Newspaper article The Christian Science Monitor

Ontario Hydro's Loss Puts New Pressure on Utility

Newspaper article The Christian Science Monitor

Ontario Hydro's Loss Puts New Pressure on Utility

Article excerpt

CANADA'S largest electric utility is in hot water.

Ontario Hydro, which serves 3.7 million customers in Canada's largest province, is in the midst of a radical restructuring that could make or break the company, many observers and critics agree.

"Ontario Hydro by its own admission is in critical condition," says Al Gleeson, assistant general manager at London Hydro, a utility in London, Ontario. "They're in what I would call survival mode."

Last week the company announced that it was facing an estimated $1.6 billion {Canadian; US$1.25 billion} loss for 1993. Many already knew, based on March estimates, that the company would be hit with a $1.3 billion "one-time" restructuring charge to pay severance to 4,500 employees and pay off uranium contracts. Officials say the move will take the company a long way toward a sound fiscal footing.

"Anytime you're doing restructuring there are some pretty substantial costs as you get your business ready for future challenges," says Terry Young, a Hydro spokesman. "It's not unforeseen, not unexpected."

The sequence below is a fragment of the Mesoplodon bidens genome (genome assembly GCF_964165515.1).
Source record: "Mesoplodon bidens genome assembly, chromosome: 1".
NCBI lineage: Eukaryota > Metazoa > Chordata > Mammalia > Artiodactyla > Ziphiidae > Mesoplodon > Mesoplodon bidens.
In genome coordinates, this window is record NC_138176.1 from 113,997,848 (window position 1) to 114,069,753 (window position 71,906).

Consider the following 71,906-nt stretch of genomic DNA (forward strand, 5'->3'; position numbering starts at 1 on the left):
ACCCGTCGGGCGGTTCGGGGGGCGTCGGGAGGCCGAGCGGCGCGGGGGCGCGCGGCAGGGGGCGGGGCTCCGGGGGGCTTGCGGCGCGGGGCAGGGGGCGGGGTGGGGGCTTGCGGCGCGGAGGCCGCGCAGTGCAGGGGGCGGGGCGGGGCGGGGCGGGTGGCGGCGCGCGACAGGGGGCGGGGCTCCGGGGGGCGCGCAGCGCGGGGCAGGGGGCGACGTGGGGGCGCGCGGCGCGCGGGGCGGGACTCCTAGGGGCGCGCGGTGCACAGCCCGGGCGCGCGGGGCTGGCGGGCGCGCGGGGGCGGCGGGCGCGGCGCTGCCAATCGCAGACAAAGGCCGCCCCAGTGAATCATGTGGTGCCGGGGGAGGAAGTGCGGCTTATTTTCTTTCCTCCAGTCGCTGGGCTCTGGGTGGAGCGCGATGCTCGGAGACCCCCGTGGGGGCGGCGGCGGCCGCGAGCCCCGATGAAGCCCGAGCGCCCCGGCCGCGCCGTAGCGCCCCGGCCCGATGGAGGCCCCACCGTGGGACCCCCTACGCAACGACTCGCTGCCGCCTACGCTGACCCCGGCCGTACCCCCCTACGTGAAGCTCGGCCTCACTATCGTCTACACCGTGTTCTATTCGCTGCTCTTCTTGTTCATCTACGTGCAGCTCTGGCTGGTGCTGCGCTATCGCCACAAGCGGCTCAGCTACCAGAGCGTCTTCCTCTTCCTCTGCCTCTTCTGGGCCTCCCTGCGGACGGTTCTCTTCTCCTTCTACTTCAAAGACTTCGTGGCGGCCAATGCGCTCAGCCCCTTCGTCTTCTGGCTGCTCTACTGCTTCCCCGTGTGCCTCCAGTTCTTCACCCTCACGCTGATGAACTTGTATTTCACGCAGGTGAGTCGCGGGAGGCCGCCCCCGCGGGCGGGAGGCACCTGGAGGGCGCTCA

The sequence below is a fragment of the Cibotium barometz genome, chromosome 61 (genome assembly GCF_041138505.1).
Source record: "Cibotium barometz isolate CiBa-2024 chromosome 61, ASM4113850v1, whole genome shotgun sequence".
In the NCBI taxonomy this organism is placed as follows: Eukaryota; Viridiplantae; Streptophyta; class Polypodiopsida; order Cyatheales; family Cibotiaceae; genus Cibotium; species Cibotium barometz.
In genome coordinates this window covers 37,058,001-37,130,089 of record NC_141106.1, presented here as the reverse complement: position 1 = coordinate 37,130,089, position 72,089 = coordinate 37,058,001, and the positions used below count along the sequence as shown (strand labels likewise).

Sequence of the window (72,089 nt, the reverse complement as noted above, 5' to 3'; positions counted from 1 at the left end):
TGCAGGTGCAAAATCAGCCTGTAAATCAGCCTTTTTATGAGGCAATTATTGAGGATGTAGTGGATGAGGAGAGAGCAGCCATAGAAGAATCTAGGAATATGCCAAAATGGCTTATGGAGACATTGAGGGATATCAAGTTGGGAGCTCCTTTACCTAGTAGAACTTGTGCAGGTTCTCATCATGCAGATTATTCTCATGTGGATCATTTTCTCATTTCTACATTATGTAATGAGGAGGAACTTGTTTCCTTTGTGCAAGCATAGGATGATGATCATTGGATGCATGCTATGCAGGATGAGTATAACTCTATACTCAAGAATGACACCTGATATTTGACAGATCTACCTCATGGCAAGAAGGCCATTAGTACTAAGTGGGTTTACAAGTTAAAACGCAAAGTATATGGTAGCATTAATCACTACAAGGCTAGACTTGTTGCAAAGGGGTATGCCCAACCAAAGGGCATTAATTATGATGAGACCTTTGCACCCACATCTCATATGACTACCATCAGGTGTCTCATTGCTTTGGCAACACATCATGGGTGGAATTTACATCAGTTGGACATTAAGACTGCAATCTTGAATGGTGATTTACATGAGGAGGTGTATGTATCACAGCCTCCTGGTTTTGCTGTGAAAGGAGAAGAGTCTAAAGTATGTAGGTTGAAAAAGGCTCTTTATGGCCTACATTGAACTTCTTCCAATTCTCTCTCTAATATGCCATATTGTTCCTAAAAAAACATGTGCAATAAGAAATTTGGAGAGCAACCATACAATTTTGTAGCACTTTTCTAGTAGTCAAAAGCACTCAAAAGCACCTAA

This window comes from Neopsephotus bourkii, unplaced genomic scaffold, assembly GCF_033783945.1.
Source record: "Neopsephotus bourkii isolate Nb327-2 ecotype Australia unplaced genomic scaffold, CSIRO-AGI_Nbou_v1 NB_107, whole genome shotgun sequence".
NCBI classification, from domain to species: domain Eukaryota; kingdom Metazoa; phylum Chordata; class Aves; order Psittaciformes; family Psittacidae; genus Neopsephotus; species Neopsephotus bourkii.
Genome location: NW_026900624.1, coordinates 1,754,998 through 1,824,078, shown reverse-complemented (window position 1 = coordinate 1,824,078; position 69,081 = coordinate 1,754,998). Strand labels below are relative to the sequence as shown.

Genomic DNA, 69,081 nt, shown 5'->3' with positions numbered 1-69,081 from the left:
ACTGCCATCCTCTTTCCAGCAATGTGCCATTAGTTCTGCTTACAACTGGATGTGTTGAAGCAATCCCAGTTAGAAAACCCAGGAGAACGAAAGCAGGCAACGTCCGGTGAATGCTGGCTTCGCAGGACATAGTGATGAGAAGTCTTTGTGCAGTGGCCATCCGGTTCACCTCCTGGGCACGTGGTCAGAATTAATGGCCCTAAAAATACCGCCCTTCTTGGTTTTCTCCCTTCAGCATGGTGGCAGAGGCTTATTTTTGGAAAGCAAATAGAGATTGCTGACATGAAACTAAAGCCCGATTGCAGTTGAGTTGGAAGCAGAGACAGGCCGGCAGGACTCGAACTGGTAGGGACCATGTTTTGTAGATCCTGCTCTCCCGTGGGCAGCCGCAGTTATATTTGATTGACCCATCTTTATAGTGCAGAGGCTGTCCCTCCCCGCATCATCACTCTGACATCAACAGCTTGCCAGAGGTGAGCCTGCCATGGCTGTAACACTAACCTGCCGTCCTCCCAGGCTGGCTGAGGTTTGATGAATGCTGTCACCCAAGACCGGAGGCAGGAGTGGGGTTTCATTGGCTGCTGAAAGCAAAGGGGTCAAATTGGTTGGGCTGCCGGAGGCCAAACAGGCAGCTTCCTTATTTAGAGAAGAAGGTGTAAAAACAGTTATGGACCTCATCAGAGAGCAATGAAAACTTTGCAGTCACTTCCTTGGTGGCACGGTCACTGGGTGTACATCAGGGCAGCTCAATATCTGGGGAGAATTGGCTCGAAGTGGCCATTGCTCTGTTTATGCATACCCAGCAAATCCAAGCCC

But analysts were shocked last week when the June revision added $100 million to the restructuring charge and predicted a $200-million operating loss compared with previous estimates of a $261-million operating profit. It would be the first time the company has lost money on its operations since 1975.

The company was early held out as a model for hydropower generation and gained renown for "clean, cheap" hydropower spun from its vast network of hydroelectric dams. That reputation, however, was muted in recent decades as new supplies of cheap hydropower were exhausted. The utility first moved into coal, then poured billions into nuclear stations. Meanwhile, debt rose to dangerous levels - about $36.1 billion at present.

As a result of high debt service and continued costs from the nuclear program, company operating costs have risen and electric rates have shot up 33 percent in the last three years, analysts says. Rising rates, negative weather patterns, and an economic slump have combined to cut power demand and company revenues.

STRUGGLING to right itself, the company last year brought in a new chairman, Maurice Strong, who promised rate payers that 1994 rates would remain at 1993 levels, despite the restructuring. …

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